What is The Spine?
The Spine is a point to point traverse of the Penine Way, starting in Edale in Derbyshire and travelling north to Kirk Yetholm in the Scottish Borders, 268 miles away.
There are 5 checkpoints along the way at: Hebden, Hawes, Middleton, Alston and Bellingham. There are three x.5 checkpoints which are not really checkpoints but timing points where you can stay 30minutes and get water. No food nor access to your drop bag is allowed. In addition, there are several other small villages and points of interest that the route passes through.
Its a single stage race with five checkpoints where competitors have access to a 20kg drop bag as well food, water, sleeping and medical facilities.
There is a 168 hour time limit (7 days) with corresponding cut-offs at checkpoints along the way. You can sleep at the checkpoints and along the route. The race starts 8am Sunday so you have until 8am the following Sunday to get to Kirk Yetholm.
The route is not marked by the race (except near checkpoints which are off the Pennine Way). The Pennine way itself is a national trail and is marked although not well enough to navigate by these marking alone.
Preparation for the race had not been ideal. I did a 100 mile race in November with the aim of taking it steadily and using it to test out some new kit. Shortly after the race, however, I developed very painful sciatica which significantly impacted my running. So I did very little training in November and December.
I pulled together all the info I thought I’d need in a spreadsheet. The mandatory kit was the most extensive of any race I’d done before. Not only were the kit items listed but extensive guidance on each item of kit was provided, e.g. sleeping bag ratings, mat sizes. I had not put much effort into reducing kit size of weight and consequently my pack was about 9kg without water so I was due to spend the week carrying between 10 and 11kg along the Pennines.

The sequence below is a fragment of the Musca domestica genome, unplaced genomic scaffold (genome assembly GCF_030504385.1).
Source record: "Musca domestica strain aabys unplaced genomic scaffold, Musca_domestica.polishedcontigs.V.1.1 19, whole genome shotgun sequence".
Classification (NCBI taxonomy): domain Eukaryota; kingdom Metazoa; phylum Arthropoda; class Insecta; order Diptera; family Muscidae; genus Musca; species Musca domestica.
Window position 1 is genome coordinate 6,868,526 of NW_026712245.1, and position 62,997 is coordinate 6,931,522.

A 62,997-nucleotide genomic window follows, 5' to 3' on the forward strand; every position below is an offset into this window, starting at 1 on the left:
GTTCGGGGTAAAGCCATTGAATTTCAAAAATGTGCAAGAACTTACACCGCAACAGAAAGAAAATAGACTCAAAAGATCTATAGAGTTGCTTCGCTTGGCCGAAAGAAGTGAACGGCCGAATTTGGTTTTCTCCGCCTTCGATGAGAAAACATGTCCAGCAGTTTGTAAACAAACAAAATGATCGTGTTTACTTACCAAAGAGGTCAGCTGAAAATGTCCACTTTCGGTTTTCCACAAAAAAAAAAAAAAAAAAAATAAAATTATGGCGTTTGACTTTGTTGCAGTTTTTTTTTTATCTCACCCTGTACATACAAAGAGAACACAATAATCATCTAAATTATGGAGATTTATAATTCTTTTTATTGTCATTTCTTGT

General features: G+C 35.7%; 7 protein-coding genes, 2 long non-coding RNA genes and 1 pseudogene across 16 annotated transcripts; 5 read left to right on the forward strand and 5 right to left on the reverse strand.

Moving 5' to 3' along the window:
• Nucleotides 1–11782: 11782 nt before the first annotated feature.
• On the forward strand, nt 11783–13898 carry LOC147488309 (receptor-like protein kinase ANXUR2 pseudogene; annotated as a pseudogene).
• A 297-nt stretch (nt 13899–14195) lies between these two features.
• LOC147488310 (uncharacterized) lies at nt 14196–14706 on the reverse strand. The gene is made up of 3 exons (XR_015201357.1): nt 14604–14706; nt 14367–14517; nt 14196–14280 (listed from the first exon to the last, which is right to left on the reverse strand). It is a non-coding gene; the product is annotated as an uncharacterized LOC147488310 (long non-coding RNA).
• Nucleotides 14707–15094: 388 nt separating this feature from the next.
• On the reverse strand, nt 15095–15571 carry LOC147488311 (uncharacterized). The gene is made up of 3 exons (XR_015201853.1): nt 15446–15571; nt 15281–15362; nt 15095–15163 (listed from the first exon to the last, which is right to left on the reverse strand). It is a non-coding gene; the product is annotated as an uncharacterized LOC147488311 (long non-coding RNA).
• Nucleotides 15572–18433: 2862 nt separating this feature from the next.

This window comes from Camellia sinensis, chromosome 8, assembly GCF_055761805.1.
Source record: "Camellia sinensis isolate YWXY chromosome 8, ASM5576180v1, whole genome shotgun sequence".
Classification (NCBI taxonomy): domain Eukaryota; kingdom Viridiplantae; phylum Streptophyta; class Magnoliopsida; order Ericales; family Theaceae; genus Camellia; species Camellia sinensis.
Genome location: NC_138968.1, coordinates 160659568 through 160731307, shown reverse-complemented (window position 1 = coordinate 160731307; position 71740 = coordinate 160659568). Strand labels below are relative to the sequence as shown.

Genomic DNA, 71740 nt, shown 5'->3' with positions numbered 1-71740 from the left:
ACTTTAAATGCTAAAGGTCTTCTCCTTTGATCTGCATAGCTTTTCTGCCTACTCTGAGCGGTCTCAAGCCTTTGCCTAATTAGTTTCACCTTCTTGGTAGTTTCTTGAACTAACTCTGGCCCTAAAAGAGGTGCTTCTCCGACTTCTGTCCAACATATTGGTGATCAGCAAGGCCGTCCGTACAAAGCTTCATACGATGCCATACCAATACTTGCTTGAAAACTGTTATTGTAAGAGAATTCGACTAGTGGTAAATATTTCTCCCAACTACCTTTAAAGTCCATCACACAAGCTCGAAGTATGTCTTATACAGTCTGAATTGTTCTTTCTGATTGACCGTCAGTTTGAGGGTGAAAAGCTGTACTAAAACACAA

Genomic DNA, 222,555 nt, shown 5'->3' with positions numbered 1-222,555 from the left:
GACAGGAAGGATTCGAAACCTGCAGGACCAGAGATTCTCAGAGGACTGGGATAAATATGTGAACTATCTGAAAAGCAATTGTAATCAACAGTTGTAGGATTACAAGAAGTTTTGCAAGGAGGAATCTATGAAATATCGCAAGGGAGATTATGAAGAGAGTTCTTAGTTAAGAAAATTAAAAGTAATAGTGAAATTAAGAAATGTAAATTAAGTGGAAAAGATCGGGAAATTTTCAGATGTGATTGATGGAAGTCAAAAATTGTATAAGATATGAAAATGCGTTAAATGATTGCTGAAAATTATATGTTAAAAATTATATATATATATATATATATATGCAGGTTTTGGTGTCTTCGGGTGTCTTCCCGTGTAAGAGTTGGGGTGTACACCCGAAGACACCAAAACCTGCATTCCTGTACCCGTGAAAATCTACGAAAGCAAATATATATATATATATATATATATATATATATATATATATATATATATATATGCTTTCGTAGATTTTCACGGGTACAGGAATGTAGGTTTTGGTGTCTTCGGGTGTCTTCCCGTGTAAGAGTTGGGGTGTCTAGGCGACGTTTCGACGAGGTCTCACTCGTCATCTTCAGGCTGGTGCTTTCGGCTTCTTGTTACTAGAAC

The organisers had supplied several GPX files of the route. I loaded them as sections between checkpoints and added a few waypoints for interesting items along the way. The race is a little unique in that competitors need to be self sufficient between checkpoints but can use shops, cafes, pubs, etc. along the way. It is quite difficult for newcomers to get a complete list of these unofficial aid points; folks who have done the race before seem to build their own list. Anyway, I added waypoints for aid points that I managed to scavenge from discussion on the facebook forum.
One thing was clear though, distances between CPs is very large so I would need to carry a lot of stuff. My strategy was to try and sleep only at the CPs and eat the food provided at the CPs and just eat snacks in between. I decided to minimise sleep as much as possible.
I arrived in Edale on Saturday morning and checked in, picking up race number 140. I had the privilege of a “full kit check” because of my race number, whatever that meant.
I chatted with a few other competitors that I knew and then decided to have a look around Buxton in the afternoon.
In the evening I checked into the Edale YHA and arranged to have dinner with Gwynn and Marcus. Back in the YHA it turned out that I was rooming with Steve who I knew from other races such as the Rebellion.
Section 1, Edale to Hebden. 45.9miles 2,442m.
We got up at 6am and had breakfast at the YHA. I gave Steve a lift down to the start in Edale and we got our trackers fitted and waited around until just before 8am when we walked down to the start in a field next to the car park.
At 8am we setoff. It was windy and had started to rain.
We climbed out of Edale and soon hit Jacob’s Ladder on the way up onto Kinder Scout. There were plenty of people around and I settled into a pace set by those in front. It was very windy up on top and quite cold. Past Kinder Downfall and eventually onto Bleaklow Moor. In the main the navigation here was quite straightforward as I was just following people.
I saw someone in front of me slip over and sit on one of his poles; which of course broke.
We started to descend to Torside and the water station next to the reservoir.
I noticed that I was feeling lethargic. I put this down to the 100 miler I had done a few weeks before. The felling persisted for the first 48 hours of the race then I did not notice it after that.
This was also the first race I have ever done in glasses; I usually wear contact lenses. Going into the strong headwind with heavy rain it was really difficult to see where I was going. With all the water on the lenses of my glasses I could just about make out where to put my feet but following the path was difficult and navigation very difficult. I fell into just following the person in front. This is not the best idea but did work until the rain lessened.
After that we rounded the reservoir and tracked along the far side for a bit before starting to climb back onto the moors, coming out onto Wassenden Moor. There was a good path of flagstones here so progress was good.